- Which oils or candles should be used to light Chanukah lights
- Whether olive oil and wax candles can be used at the same time
- The types of oils or candles which should not be used for Chanukah lights
- Whether one can use wax candles after using olive oil the first night of Chanukah
Which Oils or Candles Should be Used for the Chanukah Lights?
The Rama (OC 673:1) writes that the mitzvah min hamuvchar, the preferred practice, is to use olive oil for the neiros Chanukah. The Aruch HaShulchan (ibid.) gives several reasons for this: Olive oil’s light is pure and clear in color, it draws properly into the wick and finally (and most importantly) because the miracle in the Bais HaMikdash occurred with olive oil (see also Mishna Berura ibid. 4 and Shaar HaTziyun ibid. 4). If olive oil is not available, it is preferable to use other oils whose
lights are clear and pure. Our custom, in such an instance, is to use wax [or paraffin] candles since their flame is pure and clean like that of oil (Rama ibid).
May I Light Neiros Chanukah using Olive Oil and Wax Candles at the Same Time?
It is questionable whether oil and candles may be used in the same Menorah at the same time (Be’er Heitev OC 673:1, Shaarei Teshuva ibid. 1, Mishna Berura ibid. 2) Rav Moshe Feinstein zt”l was of the opinion that oil and candles should not be used in the same Menorah, as the beautification of the mitzva is diminished by the different types of light shining from the same Menorah. However, different oils may be used in the same Menorah because there is no
recognizable difference in their light (Moadei Yeshurun, p. 9. See also MB Shaar HaTziyun OC 673:1). The minhag of Ashkenazim is that each family member lights his own Menorah (Rama OC 671:2). Where multiple Menoros are being lit, one Menorah may contain oil and the others candles (MB 673:2). Where necessary, one may use oil one day and candles the next (Sefer Hilchos Chanukah, p.12).
Are There Any Types of Oils or Candles Which Should Not be Used for Neiros Chanukah?
The Mechaber (OC 673:1) writes that “all oils…are kosher for Ner Chanukah.” However, as the Mechaber himself explains (ibid.), this means only that oils which are disqualified for Shabbos, because they are not drawn properly by the wick, may nevertheless be used for Chanukah.” (See the reason for this distinction in MB ibid.). There are in fact oils which may not be used for Chanukah: One should not use oils which are isurei hanaah, from which benefit may not be derived, e.g., orlah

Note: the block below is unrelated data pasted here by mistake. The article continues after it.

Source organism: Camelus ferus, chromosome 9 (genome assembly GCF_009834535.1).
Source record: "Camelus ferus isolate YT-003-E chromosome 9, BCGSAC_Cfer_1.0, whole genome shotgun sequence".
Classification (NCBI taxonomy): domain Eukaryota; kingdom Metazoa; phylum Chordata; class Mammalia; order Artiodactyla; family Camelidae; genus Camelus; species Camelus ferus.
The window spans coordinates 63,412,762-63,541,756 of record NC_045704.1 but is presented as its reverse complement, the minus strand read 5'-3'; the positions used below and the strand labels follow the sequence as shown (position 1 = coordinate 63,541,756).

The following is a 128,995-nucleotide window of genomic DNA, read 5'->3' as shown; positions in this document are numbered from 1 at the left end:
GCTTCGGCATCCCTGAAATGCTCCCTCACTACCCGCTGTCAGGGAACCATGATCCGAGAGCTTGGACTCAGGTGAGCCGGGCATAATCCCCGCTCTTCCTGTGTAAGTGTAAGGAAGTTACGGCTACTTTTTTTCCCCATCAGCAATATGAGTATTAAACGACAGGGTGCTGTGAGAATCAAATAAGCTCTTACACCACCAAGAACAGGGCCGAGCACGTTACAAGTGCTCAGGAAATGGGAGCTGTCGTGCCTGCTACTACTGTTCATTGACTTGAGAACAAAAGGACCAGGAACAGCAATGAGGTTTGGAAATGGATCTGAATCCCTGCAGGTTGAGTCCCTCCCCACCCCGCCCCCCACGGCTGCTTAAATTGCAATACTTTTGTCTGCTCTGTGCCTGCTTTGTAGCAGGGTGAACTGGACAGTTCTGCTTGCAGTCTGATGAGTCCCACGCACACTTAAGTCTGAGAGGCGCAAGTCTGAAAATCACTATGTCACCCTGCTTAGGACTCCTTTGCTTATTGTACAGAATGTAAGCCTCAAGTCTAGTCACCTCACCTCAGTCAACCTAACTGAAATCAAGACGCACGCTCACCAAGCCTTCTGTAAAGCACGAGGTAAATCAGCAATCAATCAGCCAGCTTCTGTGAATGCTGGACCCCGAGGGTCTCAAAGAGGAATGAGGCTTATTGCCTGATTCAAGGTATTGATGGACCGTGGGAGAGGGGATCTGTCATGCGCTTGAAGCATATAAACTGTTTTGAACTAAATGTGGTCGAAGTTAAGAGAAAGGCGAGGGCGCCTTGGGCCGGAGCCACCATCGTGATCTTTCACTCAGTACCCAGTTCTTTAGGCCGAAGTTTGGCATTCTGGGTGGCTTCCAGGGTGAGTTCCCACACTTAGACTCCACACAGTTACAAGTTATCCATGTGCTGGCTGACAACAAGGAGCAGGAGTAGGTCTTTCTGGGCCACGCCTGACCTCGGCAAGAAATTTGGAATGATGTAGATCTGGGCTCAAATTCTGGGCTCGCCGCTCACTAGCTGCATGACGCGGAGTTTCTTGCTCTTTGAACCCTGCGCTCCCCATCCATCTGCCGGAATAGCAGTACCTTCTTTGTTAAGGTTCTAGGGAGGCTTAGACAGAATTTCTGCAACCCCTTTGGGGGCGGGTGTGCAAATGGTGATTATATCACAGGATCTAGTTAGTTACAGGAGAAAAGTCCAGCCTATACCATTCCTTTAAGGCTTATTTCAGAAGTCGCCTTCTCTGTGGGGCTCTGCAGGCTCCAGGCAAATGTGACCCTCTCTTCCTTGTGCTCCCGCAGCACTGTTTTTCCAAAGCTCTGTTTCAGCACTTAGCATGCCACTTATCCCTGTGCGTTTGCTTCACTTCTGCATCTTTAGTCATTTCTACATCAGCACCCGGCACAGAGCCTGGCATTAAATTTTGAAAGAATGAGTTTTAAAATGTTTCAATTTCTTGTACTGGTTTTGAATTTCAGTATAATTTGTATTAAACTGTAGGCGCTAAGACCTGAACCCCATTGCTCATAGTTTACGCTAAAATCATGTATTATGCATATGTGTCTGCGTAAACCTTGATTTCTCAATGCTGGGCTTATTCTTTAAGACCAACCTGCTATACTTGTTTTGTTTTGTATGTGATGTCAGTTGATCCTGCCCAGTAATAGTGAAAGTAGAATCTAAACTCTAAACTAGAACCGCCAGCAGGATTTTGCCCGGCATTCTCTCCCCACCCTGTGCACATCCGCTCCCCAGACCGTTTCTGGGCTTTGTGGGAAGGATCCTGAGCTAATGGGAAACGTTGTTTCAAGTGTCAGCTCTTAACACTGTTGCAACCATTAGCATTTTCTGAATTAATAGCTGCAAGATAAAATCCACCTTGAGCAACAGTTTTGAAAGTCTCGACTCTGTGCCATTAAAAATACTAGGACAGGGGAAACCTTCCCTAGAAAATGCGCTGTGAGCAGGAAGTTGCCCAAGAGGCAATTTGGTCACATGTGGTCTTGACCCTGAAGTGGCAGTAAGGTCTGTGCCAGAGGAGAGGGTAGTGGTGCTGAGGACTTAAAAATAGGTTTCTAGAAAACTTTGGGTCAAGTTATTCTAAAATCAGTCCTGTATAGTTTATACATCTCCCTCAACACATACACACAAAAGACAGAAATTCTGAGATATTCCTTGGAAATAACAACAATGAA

(Be’er Heitev OC 673:1) or something which is prohibited because of basar b’chalav, meat and dairy cooked together (Mishna Berura OC 673:2). One may not nullify the basar b’chalav in 60 parts in order to use it for Neiros Chanukah (MB ibid. in the name of the Pri Megadim). Oil of Shemita, produce of Eretz Yisroel from the seventh year, should not be used (Sefer Hilchos Chanukah, p. 12). If a mouse was found in the oil it may not be used because it is repugnant (MB ibid:3). If a person lit with stolen oil it is questionable whether he has fulfilled his mitzva (MB ibid:2).
If One Cannot Afford Enough Olive Oil to Light More Than One Light Each Night of Chanukah, Should He Instead Use Wax Candles, Which are Much Less Expensive, to be Able to Add an Additional Candle Each Night?
As we have seen in a previous Halacha Yomis, olive oil is the preferred fuel for Neiros Chanukah. However, in the above scenario, the Mishna Berura (671:7 based on Shu”t Binyan Olam, 34) rules that it is preferable to light wax candles. By lighting the candles, one fulfills the mehadrin min hamehadrin mitzva by adding an additional light every night of Chanukah, and this has preference
over using olive oil. The Binyan Olam (ibid.) also rules that on the first night of Chanukah, one in this situation should light with oil even if doing so means he will only be able to light one candle on each of the subsequent nights. Since he can do the mitzva properly in the optimum way on the first night, we apply the rule of chaviva mitzva b’shaata, that a mitzva done properly in its correct time is precious. This takes precedence over performing the mitzva in a superior manner on the later nights by adding lights. It follows, based on this reasoning, that if one has enough olive oil on the second night of Chanukah to light two oil lights he should do so as well, even if this will prevent fulfilling the mehadrin min hamehadrin mitzva on the subsequent nights. But if the choice on the second night is between one oil light (which is not the optimum way to perform the mitzvah) or the correct number of wax candles, then one should light the candles (Shaar HaTziyun 671:8).